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The relativistic velocity addition formula is

$$u = \frac{v+u'}{1+ \frac{vu'}{c^2}}$$

Where

$u$ = velocity of projectile seen by rest observer "A"

$v$ = velocity of moving observer "B" as seen by rest observer "A"

$u'$ = velocity of projectile seen by B

Now the question is this: If $v=c,$ and $u'=-c $

I get an undefined answer. i.e. the relavistic velocity addition formula is undefined.

Whats wrong with setting $v=c,$ and $u'=-c $?

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marked as duplicate by Kyle Kanos, Ali, ACuriousMind, Brandon Enright, Bernhard Aug 26 at 18:31

This question has been asked before and already has an answer. If those answers do not fully address your question, please ask a new question.

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possible duplicate of Speed of light travel –  Kyle Kanos Aug 26 at 15:34
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An observer can not travel at speed $c$ with respect to anyone. –  WillO Aug 26 at 15:38

2 Answers 2

up vote 3 down vote accepted

This isn't definitive, since the answer is always undefined, but let's be cutesy. Let's let $u' = a*c$ and $v = -a*c$, where $a < 1$

Then,

$$\begin{align} u &= \lim_{a\rightarrow 1}\frac{v+u'}{1+ \frac{vu'}{c^2}}\\ &= \lim_{a\rightarrow 1}\frac{ac-ac}{1- \frac{a^{2}c^{2}}{c^2}}\\ &= \lim_{a\rightarrow 1}\frac{c-c}{-2a}\\ &= 0 \end{align}$$

Now, the reason why this isn't definitive is that you can take different limits, if you want. Say, let $u' = a^{2}c$ and $v = -ac$

Then,

$$\begin{align} u &= \lim_{a\rightarrow 1}\frac{v+u'}{1+ \frac{vu'}{c^2}}\\ &= \lim_{a\rightarrow 1}\frac{a^{2}c-ac}{1+ \frac{a^{3}c^{2}}{c^2}}\\ &= \lim_{a\rightarrow 1}\frac{c\left(2a -1\right)}{3a^{2}}\\ &= \frac{c}{3} \end{align}$$

So, it's clear that, by taking the limit in different ways, you can get an arbitrary answer. It's not valid to choose an observer moving at the speed of light and then take velocities relative to that observer.

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1  
@lurscher, your edit messed up the MathJax again! –  Danu Aug 26 at 15:51
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@lurscher, you broke my latex –  Jerry Schirmer Aug 26 at 15:51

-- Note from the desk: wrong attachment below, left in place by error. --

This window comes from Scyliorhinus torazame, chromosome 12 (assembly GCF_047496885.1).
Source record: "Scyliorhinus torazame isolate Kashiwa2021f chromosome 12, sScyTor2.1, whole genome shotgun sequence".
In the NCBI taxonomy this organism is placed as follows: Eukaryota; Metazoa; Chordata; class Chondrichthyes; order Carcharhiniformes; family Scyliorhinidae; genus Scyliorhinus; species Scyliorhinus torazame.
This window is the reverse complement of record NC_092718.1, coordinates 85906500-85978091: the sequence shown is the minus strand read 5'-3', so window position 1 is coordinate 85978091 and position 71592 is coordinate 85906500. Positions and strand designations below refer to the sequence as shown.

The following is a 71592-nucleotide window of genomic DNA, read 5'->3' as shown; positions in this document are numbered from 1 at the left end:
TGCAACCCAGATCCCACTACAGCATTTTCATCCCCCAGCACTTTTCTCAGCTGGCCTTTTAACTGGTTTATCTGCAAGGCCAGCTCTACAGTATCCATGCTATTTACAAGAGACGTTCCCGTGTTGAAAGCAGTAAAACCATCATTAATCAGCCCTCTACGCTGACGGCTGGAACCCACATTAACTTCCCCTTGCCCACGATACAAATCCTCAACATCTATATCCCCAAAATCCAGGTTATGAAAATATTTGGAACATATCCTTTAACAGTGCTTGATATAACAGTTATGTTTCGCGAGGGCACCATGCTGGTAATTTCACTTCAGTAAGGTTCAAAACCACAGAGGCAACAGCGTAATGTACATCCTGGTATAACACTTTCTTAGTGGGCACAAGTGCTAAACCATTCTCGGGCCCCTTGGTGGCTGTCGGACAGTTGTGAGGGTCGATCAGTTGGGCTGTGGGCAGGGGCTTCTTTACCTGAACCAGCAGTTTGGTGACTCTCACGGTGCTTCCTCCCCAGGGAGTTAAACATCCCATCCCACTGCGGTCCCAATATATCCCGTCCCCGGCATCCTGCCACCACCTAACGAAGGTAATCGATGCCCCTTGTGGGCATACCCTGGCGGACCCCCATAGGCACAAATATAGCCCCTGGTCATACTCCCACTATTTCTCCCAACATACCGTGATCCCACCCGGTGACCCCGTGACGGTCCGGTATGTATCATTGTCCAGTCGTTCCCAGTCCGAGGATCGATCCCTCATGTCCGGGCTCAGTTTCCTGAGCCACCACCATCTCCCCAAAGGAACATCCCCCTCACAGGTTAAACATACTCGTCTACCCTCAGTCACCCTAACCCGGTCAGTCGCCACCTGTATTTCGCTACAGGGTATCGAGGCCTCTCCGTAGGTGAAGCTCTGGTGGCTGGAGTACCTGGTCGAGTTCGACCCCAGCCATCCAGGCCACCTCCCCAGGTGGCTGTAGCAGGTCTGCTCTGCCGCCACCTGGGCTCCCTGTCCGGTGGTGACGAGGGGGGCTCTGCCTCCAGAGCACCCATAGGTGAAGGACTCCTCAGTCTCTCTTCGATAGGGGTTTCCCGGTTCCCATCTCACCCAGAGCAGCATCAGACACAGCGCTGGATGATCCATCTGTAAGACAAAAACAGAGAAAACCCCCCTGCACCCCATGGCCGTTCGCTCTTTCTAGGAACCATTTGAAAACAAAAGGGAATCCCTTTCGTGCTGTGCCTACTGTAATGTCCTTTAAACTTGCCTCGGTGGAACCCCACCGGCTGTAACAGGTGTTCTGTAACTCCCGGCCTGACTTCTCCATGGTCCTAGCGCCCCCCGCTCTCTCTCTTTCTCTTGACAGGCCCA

oh my. It was right before? It didn't render at all –  lurscher Aug 26 at 15:52
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one before last line: \frac{c}{3} (too short edit) –  Void Aug 26 at 15:57
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@lurscher: my first draft had broken latex, I fixed it, and then you edited. We must have been concurrently editing it. –  Jerry Schirmer Aug 26 at 16:01

It is important to think about what the velocity addition formula is meant to do. The velocity addition formula should be applied in situations of this type:

When you (person $A$) see someone (person $B$) speeding by you with velocity $v$, and when this second person sees another person (person $C$, one can also substitute objects for people, of course) pass with velocity $u'$, then what is the velocity $u$ at which person $A$ sees person $C$ come by?

As @WillO already pointed out in the comments, if person $B$ is speeding by at $c$, then there is no reference frame in which he/she/it is stationary. Therefore, it is clear that the velocity addition formula should not be applied here. Note that this only rules out situations where both $|v|$ and $|u'|$ equal $c$, since the formula is symmetrical under interchange of the two.

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If I set v = u' = c, I get u = c. It is a definite answer. However since you mentioned that person B cannot be speeding by at c, despite getting a definite u = c, can I also say that the calculation of setting v = u ' = c is wrong? –  Candy Man Aug 26 at 16:28
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I would say that it's just not meaningful to apply the velocity addition formula in that situation. –  Danu Aug 26 at 16:30
    
Alright I see what you mean! –  Candy Man Aug 26 at 16:33

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